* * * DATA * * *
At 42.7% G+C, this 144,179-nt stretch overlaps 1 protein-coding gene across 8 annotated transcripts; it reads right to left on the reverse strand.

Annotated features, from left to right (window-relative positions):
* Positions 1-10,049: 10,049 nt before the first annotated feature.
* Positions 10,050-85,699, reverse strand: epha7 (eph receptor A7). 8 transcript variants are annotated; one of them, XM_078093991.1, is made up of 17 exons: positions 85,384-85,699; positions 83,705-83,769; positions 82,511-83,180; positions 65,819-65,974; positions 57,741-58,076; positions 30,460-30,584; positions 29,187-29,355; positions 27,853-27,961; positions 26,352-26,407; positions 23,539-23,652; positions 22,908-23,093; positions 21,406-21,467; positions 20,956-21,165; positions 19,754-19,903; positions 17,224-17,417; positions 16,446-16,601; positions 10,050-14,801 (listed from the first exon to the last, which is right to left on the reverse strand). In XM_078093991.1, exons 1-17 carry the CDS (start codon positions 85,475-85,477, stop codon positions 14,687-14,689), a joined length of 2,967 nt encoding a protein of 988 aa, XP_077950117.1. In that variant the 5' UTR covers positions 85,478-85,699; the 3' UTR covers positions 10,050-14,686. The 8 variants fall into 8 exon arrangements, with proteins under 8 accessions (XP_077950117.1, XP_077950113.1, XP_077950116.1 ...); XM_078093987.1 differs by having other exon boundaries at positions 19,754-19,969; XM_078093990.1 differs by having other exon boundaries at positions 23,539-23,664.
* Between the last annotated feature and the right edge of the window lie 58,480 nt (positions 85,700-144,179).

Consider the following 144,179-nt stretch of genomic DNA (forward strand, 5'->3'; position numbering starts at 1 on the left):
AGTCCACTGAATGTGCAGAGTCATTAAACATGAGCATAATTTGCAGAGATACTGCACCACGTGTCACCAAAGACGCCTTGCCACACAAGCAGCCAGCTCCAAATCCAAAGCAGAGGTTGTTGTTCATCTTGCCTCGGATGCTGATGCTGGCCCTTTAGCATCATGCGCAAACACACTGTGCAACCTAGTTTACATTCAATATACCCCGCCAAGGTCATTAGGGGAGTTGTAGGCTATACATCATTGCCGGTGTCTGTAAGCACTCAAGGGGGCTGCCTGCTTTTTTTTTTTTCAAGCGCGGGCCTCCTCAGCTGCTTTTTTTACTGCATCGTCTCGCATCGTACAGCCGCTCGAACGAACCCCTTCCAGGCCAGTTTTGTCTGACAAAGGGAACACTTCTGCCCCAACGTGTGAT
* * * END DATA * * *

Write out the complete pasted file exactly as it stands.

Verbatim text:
At 42.7% G+C, this 144,179-nt stretch overlaps 1 protein-coding gene across 8 annotated transcripts; it reads right to left on the reverse strand.

Annotated features, from left to right (window-relative positions):
* Positions 1-10,049: 10,049 nt before the first annotated feature.
* Positions 10,050-85,699, reverse strand: epha7 (eph receptor A7). 8 transcript variants are annotated; one of them, XM_078093991.1, is made up of 17 exons: positions 85,384-85,699; positions 83,705-83,769; positions 82,511-83,180; positions 65,819-65,974; positions 57,741-58,076; positions 30,460-30,584; positions 29,187-29,355; positions 27,853-27,961; positions 26,352-26,407; positions 23,539-23,652; positions 22,908-23,093; positions 21,406-21,467; positions 20,956-21,165; positions 19,754-19,903; positions 17,224-17,417; positions 16,446-16,601; positions 10,050-14,801 (listed from the first exon to the last, which is right to left on the reverse strand). In XM_078093991.1, exons 1-17 carry the CDS (start codon positions 85,475-85,477, stop codon positions 14,687-14,689), a joined length of 2,967 nt encoding a protein of 988 aa, XP_077950117.1. In that variant the 5' UTR covers positions 85,478-85,699; the 3' UTR covers positions 10,050-14,686. The 8 variants fall into 8 exon arrangements, with proteins under 8 accessions (XP_077950117.1, XP_077950113.1, XP_077950116.1 ...); XM_078093987.1 differs by having other exon boundaries at positions 19,754-19,969; XM_078093990.1 differs by having other exon boundaries at positions 23,539-23,664.
* Between the last annotated feature and the right edge of the window lie 58,480 nt (positions 85,700-144,179).

Consider the following 144,179-nt stretch of genomic DNA (forward strand, 5'->3'; position numbering starts at 1 on the left):
AGTCCACTGAATGTGCAGAGTCATTAAACATGAGCATAATTTGCAGAGATACTGCACCACGTGTCACCAAAGACGCCTTGCCACACAAGCAGCCAGCTCCAAATCCAAAGCAGAGGTTGTTGTTCATCTTGCCTCGGATGCTGATGCTGGCCCTTTAGCATCATGCGCAAACACACTGTGCAACCTAGTTTACATTCAATATACCCCGCCAAGGTCATTAGGGGAGTTGTAGGCTATACATCATTGCCGGTGTCTGTAAGCACTCAAGGGGGCTGCCTGCTTTTTTTTTTTTCAAGCGCGGGCCTCCTCAGCTGCTTTTTTTACTGCATCGTCTCGCATCGTACAGCCGCTCGAACGAACCCCTTCCAGGCCAGTTTTGTCTGACAAAGGGAACACTTCTGCCCCAACGTGTGAT